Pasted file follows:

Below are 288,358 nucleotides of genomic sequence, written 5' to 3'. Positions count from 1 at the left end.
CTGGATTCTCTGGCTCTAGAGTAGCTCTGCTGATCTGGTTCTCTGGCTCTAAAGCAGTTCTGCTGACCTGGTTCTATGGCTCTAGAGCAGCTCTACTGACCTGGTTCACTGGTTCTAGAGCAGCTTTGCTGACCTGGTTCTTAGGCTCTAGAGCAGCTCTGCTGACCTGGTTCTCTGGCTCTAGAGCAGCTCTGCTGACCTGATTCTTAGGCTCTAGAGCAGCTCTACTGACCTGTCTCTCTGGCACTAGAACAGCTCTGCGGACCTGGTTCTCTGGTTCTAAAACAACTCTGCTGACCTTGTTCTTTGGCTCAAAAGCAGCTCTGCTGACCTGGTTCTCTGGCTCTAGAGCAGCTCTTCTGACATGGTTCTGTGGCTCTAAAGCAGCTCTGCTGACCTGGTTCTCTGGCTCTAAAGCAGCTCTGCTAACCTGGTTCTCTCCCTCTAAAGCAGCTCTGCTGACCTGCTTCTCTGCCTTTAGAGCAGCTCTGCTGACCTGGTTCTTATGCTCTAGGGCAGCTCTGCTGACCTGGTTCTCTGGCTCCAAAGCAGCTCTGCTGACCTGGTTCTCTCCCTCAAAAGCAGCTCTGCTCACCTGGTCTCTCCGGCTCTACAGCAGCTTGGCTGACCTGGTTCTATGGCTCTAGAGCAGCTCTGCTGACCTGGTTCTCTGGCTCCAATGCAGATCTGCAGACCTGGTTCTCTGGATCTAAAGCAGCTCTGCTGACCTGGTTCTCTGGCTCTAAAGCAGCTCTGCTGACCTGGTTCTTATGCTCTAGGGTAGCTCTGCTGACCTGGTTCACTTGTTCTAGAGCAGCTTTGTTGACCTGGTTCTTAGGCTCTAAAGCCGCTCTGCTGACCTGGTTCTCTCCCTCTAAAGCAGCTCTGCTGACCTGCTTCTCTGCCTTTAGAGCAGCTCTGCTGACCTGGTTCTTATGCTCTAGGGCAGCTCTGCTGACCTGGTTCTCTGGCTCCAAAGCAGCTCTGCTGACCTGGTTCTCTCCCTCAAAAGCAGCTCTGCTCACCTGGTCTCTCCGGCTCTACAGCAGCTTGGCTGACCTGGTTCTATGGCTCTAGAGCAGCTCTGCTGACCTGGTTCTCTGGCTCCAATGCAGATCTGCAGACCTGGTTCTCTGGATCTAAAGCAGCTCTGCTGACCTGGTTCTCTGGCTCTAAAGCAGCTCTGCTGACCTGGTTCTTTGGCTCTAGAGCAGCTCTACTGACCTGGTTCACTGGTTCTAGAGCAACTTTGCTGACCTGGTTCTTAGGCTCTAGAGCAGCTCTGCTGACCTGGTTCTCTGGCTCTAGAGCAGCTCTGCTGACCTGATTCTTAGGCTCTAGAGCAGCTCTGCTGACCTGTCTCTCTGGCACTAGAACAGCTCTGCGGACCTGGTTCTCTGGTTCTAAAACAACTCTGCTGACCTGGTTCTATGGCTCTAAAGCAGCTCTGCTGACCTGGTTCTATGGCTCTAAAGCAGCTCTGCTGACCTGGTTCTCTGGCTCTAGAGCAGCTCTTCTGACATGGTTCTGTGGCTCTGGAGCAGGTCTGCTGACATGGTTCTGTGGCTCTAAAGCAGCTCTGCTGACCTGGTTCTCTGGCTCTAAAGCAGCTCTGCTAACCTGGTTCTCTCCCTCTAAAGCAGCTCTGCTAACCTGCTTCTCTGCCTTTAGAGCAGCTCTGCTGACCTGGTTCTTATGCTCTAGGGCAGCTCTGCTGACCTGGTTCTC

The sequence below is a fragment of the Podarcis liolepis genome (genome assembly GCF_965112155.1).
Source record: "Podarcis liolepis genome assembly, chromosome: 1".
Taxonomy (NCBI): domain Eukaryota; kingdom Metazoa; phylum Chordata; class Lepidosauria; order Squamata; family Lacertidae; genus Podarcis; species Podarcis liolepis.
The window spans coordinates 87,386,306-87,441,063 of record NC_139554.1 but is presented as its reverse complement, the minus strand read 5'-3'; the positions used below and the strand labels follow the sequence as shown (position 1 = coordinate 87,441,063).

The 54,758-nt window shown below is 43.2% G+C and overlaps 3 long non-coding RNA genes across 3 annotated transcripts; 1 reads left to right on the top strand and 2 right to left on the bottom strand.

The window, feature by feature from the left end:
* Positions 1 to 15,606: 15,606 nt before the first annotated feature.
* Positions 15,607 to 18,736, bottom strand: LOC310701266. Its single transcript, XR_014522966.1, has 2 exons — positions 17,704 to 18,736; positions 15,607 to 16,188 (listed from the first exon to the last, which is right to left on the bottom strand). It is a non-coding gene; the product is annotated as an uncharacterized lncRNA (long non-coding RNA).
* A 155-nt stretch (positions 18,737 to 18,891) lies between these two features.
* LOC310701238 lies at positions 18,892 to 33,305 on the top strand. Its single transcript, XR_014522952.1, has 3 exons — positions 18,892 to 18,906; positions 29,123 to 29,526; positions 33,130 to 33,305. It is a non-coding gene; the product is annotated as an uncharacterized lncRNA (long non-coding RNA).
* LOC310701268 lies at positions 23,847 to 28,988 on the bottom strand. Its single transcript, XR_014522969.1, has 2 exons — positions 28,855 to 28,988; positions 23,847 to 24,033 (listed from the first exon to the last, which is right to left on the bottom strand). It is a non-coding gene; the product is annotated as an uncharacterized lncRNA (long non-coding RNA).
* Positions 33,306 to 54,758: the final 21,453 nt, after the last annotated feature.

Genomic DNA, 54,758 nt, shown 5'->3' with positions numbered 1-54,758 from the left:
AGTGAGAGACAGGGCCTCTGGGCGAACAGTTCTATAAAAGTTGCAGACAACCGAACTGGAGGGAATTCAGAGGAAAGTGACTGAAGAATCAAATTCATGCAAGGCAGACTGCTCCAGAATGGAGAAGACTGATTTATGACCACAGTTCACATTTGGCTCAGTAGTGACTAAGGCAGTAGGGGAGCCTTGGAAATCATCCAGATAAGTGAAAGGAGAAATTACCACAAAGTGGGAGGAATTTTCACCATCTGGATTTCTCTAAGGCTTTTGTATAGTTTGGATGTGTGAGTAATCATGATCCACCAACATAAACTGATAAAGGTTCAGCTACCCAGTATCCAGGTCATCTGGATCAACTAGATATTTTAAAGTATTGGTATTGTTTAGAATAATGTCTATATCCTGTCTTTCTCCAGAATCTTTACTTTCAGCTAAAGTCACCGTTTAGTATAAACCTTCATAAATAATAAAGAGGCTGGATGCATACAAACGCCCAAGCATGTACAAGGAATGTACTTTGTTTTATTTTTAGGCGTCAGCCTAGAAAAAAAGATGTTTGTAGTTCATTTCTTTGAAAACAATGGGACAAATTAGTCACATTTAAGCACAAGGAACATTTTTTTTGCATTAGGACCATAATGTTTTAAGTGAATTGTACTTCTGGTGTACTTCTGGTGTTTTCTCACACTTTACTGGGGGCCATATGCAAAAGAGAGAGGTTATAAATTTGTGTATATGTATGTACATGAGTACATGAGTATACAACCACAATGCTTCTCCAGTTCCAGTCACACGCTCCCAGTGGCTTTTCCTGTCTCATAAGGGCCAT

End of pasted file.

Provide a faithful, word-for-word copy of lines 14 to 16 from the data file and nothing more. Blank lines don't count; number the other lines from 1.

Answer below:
* Positions 33,306 to 54,758: the final 21,453 nt, after the last annotated feature.

Genomic DNA, 54,758 nt, shown 5'->3' with positions numbered 1-54,758 from the left:
AGTGAGAGACAGGGCCTCTGGGCGAACAGTTCTATAAAAGTTGCAGACAACCGAACTGGAGGGAATTCAGAGGAAAGTGACTGAAGAATCAAATTCATGCAAGGCAGACTGCTCCAGAATGGAGAAGACTGATTTATGACCACAGTTCACATTTGGCTCAGTAGTGACTAAGGCAGTAGGGGAGCCTTGGAAATCATCCAGATAAGTGAAAGGAGAAATTACCACAAAGTGGGAGGAATTTTCACCATCTGGATTTCTCTAAGGCTTTTGTATAGTTTGGATGTGTGAGTAATCATGATCCACCAACATAAACTGATAAAGGTTCAGCTACCCAGTATCCAGGTCATCTGGATCAACTAGATATTTTAAAGTATTGGTATTGTTTAGAATAATGTCTATATCCTGTCTTTCTCCAGAATCTTTACTTTCAGCTAAAGTCACCGTTTAGTATAAACCTTCATAAATAATAAAGAGGCTGGATGCATACAAACGCCCAAGCATGTACAAGGAATGTACTTTGTTTTATTTTTAGGCGTCAGCCTAGAAAAAAAGATGTTTGTAGTTCATTTCTTTGAAAACAATGGGACAAATTAGTCACATTTAAGCACAAGGAACATTTTTTTTGCATTAGGACCATAATGTTTTAAGTGAATTGTACTTCTGGTGTACTTCTGGTGTTTTCTCACACTTTACTGGGGGCCATATGCAAAAGAGAGAGGTTATAAATTTGTGTATATGTATGTACATGAGTACATGAGTATACAACCACAATGCTTCTCCAGTTCCAGTCACACGCTCCCAGTGGCTTTTCCTGTCTCATAAGGGCCAT